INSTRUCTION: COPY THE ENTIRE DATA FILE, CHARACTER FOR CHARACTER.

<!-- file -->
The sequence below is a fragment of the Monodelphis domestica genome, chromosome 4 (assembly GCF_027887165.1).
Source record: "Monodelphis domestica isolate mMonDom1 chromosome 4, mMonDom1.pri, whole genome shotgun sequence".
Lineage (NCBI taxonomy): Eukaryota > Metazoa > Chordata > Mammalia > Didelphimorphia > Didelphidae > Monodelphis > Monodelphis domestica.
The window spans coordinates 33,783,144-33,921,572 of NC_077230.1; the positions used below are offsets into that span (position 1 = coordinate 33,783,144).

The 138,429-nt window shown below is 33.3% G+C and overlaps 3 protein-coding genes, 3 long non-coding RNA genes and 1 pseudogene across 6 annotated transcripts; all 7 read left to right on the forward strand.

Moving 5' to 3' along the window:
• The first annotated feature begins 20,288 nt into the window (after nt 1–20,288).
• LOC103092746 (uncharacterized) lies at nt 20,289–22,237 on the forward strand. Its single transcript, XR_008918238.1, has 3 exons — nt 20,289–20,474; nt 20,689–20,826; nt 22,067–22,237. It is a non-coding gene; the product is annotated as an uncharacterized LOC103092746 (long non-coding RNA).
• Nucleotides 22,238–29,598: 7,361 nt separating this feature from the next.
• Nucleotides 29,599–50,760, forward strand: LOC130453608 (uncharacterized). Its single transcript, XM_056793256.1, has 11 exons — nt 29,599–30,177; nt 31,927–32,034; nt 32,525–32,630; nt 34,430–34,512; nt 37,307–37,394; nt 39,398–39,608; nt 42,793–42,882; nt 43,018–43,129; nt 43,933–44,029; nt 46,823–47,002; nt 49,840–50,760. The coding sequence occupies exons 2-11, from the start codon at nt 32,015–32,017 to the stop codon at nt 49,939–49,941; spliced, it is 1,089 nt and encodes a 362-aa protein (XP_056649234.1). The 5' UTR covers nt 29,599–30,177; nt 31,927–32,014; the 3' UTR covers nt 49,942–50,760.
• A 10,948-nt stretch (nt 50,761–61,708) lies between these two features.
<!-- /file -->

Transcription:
The sequence below is a fragment of the Monodelphis domestica genome, chromosome 4 (assembly GCF_027887165.1).
Source record: "Monodelphis domestica isolate mMonDom1 chromosome 4, mMonDom1.pri, whole genome shotgun sequence".
Lineage (NCBI taxonomy): Eukaryota > Metazoa > Chordata > Mammalia > Didelphimorphia > Didelphidae > Monodelphis > Monodelphis domestica.
The window spans coordinates 33,783,144-33,921,572 of NC_077230.1; the positions used below are offsets into that span (position 1 = coordinate 33,783,144).

The 138,429-nt window shown below is 33.3% G+C and overlaps 3 protein-coding genes, 3 long non-coding RNA genes and 1 pseudogene across 6 annotated transcripts; all 7 read left to right on the forward strand.

Moving 5' to 3' along the window:
• The first annotated feature begins 20,288 nt into the window (after nt 1–20,288).
• LOC103092746 (uncharacterized) lies at nt 20,289–22,237 on the forward strand. Its single transcript, XR_008918238.1, has 3 exons — nt 20,289–20,474; nt 20,689–20,826; nt 22,067–22,237. It is a non-coding gene; the product is annotated as an uncharacterized LOC103092746 (long non-coding RNA).
• Nucleotides 22,238–29,598: 7,361 nt separating this feature from the next.
• Nucleotides 29,599–50,760, forward strand: LOC130453608 (uncharacterized). Its single transcript, XM_056793256.1, has 11 exons — nt 29,599–30,177; nt 31,927–32,034; nt 32,525–32,630; nt 34,430–34,512; nt 37,307–37,394; nt 39,398–39,608; nt 42,793–42,882; nt 43,018–43,129; nt 43,933–44,029; nt 46,823–47,002; nt 49,840–50,760. The coding sequence occupies exons 2-11, from the start codon at nt 32,015–32,017 to the stop codon at nt 49,939–49,941; spliced, it is 1,089 nt and encodes a 362-aa protein (XP_056649234.1). The 5' UTR covers nt 29,599–30,177; nt 31,927–32,014; the 3' UTR covers nt 49,942–50,760.
• A 10,948-nt stretch (nt 50,761–61,708) lies between these two features.